“Reflective apologists for war at the present day all take it religiously. It is a sort of sacrament. . . . human nature at its highest dynamic. Its ‘horrors’ are a cheap price to pay for rescue from the only alternative supposed, of a world of clerks and teachers, of co-education and zoophily, of ‘consumer leagues’ and ‘associated charities,’ of industrialism unlimited and feminism unabashed.”
Typically humble, in the essay “What Pragmatism Means,” James credits Charles Pierce for creating Pragmatism in 1878 in an essay called “How to Make Our Ideas Clear.” He elaborated on Pierce’s notion of clarity. “The pragmatic method is primarily a method of settling metaphysical disputes that otherwise might be interminable.” The focus of this enterprise, he writes, “is to try to interpret each notion by tracing its respective practical consequences.”
The point is to be clear and avoid abstruse and elite academic language that, too often, obscures meaning and befogs rather than enlightens. One of the more egregious examples of such elite befoggery, of course, was Leo Strauss, the intellectual father of the neo-con movement. His philosophical writing was notorious for being written on two levels — one literal and one between the lines intended for initiates. Since he was advocating things like domination by an elite, the philosophical language of befoggery served his purpose well with students like Allan Bloom, Irving Kristol, Paul Wolfowitz and Richard Perle, many of the people who brought us the Bush/Cheney Iraq War.
Consider Andrew Bacevich, professor of International Relations and History at Boston University. He’s a retired Army full colonel who lost a son to combat in Iraq. He’s also been linked with the pragmatic school of writing. In 2012, he edited a book of essays called The Short American Century: A Postmortem. He describes the book as “a dissenters’ guide to the American Century,” the latter a term he points out was coined by publisher Henry Luce in the 1950s. He says Americans need to be “discomfit(ed)” from their nostalgic attachment to this past.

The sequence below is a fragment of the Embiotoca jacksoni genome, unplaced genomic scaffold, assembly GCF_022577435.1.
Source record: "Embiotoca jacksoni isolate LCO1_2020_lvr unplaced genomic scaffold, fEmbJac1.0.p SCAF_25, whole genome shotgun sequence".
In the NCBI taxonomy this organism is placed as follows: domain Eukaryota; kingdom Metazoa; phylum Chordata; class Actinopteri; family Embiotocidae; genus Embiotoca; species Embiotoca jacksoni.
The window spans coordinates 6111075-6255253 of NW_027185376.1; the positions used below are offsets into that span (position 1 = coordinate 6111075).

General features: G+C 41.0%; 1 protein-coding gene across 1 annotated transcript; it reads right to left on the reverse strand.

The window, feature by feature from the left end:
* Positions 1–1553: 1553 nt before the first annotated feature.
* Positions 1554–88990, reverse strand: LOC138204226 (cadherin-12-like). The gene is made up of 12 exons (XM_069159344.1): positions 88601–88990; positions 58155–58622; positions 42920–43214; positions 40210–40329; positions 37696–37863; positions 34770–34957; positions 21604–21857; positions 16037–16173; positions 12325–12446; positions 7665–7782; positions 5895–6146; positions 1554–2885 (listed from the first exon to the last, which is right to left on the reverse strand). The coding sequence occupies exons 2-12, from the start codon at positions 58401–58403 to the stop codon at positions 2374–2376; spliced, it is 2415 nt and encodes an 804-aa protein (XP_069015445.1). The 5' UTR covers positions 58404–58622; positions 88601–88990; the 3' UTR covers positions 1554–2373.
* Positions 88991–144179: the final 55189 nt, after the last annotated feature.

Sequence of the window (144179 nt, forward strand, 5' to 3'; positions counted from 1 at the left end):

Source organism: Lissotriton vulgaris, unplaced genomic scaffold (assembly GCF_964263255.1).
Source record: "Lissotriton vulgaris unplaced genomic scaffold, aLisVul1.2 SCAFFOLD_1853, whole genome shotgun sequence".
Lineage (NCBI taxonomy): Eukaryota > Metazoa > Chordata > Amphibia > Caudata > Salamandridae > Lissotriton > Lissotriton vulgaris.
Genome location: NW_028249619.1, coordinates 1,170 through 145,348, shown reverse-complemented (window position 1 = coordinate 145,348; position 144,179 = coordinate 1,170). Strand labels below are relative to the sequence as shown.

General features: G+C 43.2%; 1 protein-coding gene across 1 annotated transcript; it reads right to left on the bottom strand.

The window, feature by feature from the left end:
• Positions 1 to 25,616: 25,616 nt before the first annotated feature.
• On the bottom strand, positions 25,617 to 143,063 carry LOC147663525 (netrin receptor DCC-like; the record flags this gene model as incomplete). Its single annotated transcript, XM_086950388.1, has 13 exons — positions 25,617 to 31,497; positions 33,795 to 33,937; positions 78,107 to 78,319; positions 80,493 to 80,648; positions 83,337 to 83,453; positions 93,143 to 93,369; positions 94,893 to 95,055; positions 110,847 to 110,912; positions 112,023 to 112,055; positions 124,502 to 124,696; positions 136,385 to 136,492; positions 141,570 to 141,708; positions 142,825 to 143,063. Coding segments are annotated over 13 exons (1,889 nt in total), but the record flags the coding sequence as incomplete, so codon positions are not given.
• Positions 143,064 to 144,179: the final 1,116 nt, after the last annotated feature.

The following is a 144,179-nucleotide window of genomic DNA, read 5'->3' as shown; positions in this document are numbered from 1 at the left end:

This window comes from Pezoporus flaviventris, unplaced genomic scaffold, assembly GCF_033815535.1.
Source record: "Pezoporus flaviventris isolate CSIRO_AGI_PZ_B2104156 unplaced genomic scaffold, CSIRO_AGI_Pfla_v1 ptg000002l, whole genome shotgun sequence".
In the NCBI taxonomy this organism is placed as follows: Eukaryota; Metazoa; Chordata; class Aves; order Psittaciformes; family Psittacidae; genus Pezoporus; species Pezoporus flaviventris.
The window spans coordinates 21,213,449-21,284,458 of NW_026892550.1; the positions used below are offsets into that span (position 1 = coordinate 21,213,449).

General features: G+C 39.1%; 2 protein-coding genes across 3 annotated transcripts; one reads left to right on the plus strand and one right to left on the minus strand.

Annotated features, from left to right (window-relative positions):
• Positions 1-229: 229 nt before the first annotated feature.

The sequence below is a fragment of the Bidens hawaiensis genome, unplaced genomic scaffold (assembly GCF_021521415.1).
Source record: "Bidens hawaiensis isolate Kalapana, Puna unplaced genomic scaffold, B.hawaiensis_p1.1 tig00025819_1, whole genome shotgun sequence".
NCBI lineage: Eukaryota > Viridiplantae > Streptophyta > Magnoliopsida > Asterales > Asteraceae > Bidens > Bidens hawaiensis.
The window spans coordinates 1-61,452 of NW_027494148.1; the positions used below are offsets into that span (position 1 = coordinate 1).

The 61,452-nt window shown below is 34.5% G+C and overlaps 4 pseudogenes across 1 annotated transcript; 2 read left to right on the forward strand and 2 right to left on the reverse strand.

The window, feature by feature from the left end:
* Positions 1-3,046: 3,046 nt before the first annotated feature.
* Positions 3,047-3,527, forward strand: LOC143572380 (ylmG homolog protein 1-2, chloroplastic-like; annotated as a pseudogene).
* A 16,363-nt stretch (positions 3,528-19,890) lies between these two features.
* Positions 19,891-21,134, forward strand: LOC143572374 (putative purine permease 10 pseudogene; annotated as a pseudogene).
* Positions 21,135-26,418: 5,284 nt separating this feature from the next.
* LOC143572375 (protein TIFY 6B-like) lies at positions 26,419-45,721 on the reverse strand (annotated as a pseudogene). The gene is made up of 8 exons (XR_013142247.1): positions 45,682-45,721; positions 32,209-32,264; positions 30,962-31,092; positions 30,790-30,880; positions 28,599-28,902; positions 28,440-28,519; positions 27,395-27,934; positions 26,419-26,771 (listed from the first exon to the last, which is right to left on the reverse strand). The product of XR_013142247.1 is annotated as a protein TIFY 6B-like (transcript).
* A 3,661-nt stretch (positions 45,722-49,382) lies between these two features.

“Put simply, the conditions that once lent plausibility to visions of an American Century had ceased to exist. . . . [T]he world itself had changed. Contemporary reality no longer accommodated the notion of a single nation arrogating to itself the role of global Good Samaritan, especially a nation with dirty hands.” The days of Teddy Roosevelt belligerence are over, whether one likes the fact or not.
Brooks’ attack on pragmatism, linked with the much-demeaned term liberal, is classic befoggery, in this case, intent on undermining the clear, pragmatic thinking of people like Bacevich who question those advocating a passionate renewal of The American Century. The problem is, David Brooks won’t come out and clearly say that. Why? Because the idea of domestic American Renewal is not the same thing as revitalizing Imperial American Militarism, which is what the current reality is about beneath all the layers of fog and dishonest verbiage.
Here’s where Cenk Uygur hits it out of the park. His pragmatic, clear dissection of the Bill Maher imbroglio over radical Islam is worth watching, given the sad fact at this war-feverish moment even liberals like Maher are spouting blanket demonizations of Islam. Uygur shows why this stuff is not only inaccurate, it’s dangerous.
It’s ultimately just wrong that Islam is our problem; the problems we face are actually cultural. For instance, Uygur asks, why isn’t US bombing deemed “Christian” or Israeli bombing of Gaza deemed “Jewish?” With all the death dished out, why aren’t these religions damned as “motherlodes of bad ideas” in the same fashion the atheist Harris damns Islam? The reason is simple: cultural and political differences are the real problem.
One of our culture’s problems right now is rotten leadership incapable of facing the facts of current and future life vis-a-vis a history of self-congratulatory imperial glory. Congress is completely corrupted by money, and the President of the United States is, as Uygur says, “coasting.” In this sense, he agrees with Brooks about the need for inspired, passionate leadership; but he’s looking at it from the progressive side of the spectrum.
Brooks is dead wrong: what we need is more pragmatism capable of facing hard truths about the nation. Norman Mailer once ran for mayor of New York on the platform “No more bullshit.” Since then, Yale philosophy professor Harry Frankfort has elevated the term bullshit into the realm of pragmatic philosophy. Responsible, hard-working, free-thinking Americans have to somehow take the nation back from the elite bullshitters who give a higher priority to corporate profits and imperial military adventures than they do to the sorts of things William James fought for: maintaining the nation’s infrastructure; educating its youth; developing an understandable and honest healthcare system; generating more jobs, and, yes, facilitating a fair and equitable redistribution of wealth. That’s what will renew America.